|Grave of Rev. Aaron Grosh,|
Marietta Cemetery, Marietta
I made note of it at the time, filed it under "people of importance whose grave I should visit," but as with everything else, it got jostled to the back of my "to do list." But a phone call from Charlene, the National Grange Youth Director (and a really good friend of mine) set me off on another series of adventures to locate not only the two founders in Pennsylvania, but a long-term goal of visiting the final resting places of all seven founders.
A phone call earlier this year set me off on another interesting adventure. "We're trying to find the graves of the founders of the Grange and Ed (the National Grange Master) wants to know what the condition of those graves are. Interested?" Of course I'm interested. It would be another adventure and I'd get to see some new parts of the state that I hadn't visited before.
Reverend Aaron Grosh, along with Oliver Hudson Kelley and five other men formed the agricultural organization Order of the Patrons of Husbandry (also known as the Grange) in 1867. Of the seven founders, less is known about the early life of Rev. Grosh than any of the other founders.
What is known about Rev. Grosh is the fact he was born May 22, 1803 in Marietta and was a pastor of the Universalist faith. It is known he worked on a farm and was a teacher for a while before becoming a minister. Due to health issues, he later stopped ministering and took a clerk job at the Department of Agriculture. Grosh became involved with the founding of the Grange through a friendship he had with another of the founders, William Saunders.
Rev. Grosh was the first chaplain of the Grange and under his penmenship, many of the songs and and the ritual that is a part of the organzation was written. He also wrote the Odd Fellow's manual and much of the ritual that they still use to this day. Grosh died May 27, 1884 and was buried in Marietta, his hometown.
After a couple back and forth messages with Charlene, I made the mistake of bragging "I'll have his grave found in fifteen minutes or less." After all, how big can this cemetery be? Marietta doesn't look that big on the map. Little did I know what I was getting myself into.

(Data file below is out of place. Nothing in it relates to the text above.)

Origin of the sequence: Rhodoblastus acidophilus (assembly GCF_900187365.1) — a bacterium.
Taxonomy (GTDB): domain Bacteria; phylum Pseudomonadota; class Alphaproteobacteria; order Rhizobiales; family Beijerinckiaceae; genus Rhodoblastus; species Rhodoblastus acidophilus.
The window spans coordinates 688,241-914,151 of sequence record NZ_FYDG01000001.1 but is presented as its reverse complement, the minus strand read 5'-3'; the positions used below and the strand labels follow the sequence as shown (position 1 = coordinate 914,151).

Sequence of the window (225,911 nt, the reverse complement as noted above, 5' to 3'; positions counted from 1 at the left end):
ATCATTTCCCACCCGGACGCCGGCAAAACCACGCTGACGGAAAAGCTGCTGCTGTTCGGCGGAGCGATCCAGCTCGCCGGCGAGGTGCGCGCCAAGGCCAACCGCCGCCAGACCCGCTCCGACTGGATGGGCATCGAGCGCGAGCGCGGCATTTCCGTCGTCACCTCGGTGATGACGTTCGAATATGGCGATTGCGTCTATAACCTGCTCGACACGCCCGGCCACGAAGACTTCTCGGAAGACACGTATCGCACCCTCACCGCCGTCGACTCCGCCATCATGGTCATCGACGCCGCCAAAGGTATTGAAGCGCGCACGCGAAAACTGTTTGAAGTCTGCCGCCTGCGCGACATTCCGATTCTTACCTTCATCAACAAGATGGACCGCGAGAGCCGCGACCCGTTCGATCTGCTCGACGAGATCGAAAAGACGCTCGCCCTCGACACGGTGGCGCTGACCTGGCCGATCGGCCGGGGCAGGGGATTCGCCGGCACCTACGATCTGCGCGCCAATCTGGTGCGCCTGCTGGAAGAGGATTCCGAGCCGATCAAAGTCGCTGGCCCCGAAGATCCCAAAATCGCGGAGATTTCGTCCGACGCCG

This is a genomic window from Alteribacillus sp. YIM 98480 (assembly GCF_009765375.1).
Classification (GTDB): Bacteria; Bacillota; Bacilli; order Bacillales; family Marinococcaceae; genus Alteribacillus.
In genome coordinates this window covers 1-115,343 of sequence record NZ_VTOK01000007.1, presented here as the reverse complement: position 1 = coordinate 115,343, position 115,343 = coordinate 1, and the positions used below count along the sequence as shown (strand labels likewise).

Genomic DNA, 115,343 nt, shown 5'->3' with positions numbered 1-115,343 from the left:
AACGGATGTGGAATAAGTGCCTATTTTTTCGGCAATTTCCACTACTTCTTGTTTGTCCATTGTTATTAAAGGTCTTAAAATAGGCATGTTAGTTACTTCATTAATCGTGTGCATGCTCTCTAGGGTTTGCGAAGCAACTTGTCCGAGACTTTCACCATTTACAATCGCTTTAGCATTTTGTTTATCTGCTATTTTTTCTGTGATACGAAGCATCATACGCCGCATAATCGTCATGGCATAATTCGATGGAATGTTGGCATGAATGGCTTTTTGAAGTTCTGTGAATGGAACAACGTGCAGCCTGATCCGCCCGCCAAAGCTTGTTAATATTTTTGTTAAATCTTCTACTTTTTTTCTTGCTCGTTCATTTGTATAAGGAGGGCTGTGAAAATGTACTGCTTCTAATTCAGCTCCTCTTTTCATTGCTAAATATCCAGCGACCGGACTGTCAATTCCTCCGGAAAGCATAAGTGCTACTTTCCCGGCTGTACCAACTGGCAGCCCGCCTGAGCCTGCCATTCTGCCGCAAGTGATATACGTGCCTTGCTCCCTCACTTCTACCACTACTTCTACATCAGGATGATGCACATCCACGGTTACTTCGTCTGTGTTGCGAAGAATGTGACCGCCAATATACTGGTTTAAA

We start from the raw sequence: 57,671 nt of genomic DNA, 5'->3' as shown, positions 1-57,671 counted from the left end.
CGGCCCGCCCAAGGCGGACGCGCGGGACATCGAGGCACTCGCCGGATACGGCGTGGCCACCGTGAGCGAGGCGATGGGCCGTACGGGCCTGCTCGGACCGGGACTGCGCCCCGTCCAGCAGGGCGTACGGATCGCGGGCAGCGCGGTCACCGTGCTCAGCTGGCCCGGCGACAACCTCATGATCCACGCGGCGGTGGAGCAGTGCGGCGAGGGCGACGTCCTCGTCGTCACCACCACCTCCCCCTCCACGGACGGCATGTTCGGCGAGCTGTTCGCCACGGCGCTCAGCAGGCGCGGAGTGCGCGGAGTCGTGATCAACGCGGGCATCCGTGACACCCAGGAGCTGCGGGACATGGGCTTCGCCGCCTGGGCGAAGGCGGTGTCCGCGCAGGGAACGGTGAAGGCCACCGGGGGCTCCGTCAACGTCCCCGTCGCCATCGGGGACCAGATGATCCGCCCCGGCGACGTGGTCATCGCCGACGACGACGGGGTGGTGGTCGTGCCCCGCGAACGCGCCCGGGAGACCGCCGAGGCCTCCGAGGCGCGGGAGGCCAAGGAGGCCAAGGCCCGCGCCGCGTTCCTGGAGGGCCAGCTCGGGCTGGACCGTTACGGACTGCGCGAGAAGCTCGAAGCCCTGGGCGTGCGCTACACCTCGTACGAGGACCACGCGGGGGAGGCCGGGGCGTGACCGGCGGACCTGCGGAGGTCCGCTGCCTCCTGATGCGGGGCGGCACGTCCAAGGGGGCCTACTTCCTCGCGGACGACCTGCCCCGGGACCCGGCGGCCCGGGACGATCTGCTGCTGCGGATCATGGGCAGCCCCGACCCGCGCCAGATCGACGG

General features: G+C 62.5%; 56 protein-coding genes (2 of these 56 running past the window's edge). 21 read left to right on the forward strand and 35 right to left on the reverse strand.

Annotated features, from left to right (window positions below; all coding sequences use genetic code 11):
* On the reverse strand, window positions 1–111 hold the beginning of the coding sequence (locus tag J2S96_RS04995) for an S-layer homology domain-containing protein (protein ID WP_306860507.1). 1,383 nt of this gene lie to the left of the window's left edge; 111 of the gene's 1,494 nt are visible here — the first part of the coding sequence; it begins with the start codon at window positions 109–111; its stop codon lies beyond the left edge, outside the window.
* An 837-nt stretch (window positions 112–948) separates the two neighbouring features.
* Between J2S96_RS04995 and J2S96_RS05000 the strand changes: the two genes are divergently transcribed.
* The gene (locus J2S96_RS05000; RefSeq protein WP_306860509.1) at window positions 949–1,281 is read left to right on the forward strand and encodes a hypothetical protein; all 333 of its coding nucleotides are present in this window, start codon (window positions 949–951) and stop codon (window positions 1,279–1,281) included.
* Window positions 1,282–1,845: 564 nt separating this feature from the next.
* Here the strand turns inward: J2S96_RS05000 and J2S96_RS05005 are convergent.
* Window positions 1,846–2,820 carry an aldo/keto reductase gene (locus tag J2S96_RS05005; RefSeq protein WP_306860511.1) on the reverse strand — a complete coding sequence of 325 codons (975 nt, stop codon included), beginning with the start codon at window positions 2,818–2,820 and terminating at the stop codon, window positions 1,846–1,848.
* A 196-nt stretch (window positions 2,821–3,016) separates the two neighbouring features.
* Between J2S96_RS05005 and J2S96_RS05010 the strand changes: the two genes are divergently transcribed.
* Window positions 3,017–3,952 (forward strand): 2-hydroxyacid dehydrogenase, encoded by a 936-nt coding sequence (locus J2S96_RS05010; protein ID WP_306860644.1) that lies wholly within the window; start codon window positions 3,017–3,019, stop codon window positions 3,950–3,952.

|Looking from the roadway in Marietta Cemetery -|
Rev. Grosh's grave is under the tree to the left
Early one morning, I picked Adam up and south we headed. As I pulled into the cemetery, I mumbled under my breath, "What have I gotten myself into?" The map online of the cemetery didn't quite look as big as it really was. The grounds were crowded with old headstone and a couple sections of newer stone (which thankfully I could cross out on my list of places to search).
"Fifteen minutes?" Adam spoke. "There's a couple thousand stones in this cemetery. Where are we going to start?" We spread out and in less than nine minutes, Adam called out that he had found it. I hurried over to take a look. The old stone was weathered and showed it's age, but it was still legible for the most part. At the base of the stone was a marker placed there by the Grange during its one hundred year celebration.
Next to him is buried his wife, Sarah, whose stone is in as excellent condition as that of Aaron's. We took a couple of pictures and I took the time to clean the dead grass off of his stone before deciding it was time to leave this old cemetery in peace.
Finding his grave isn't too hard - there is only one road that leads in and out of the cemetery. Enter into the cemetery from West Fairview Avenue on that road. There is one mausoleum in the Marietta Cemetery -stop and park in front of it and look to the right. There are two pine trees in the cemetery in view looking to the right - he is buried under the farthest pine tree.
With one founding father down, it is time to turn my attention to another of the founding fathers, William Ireland.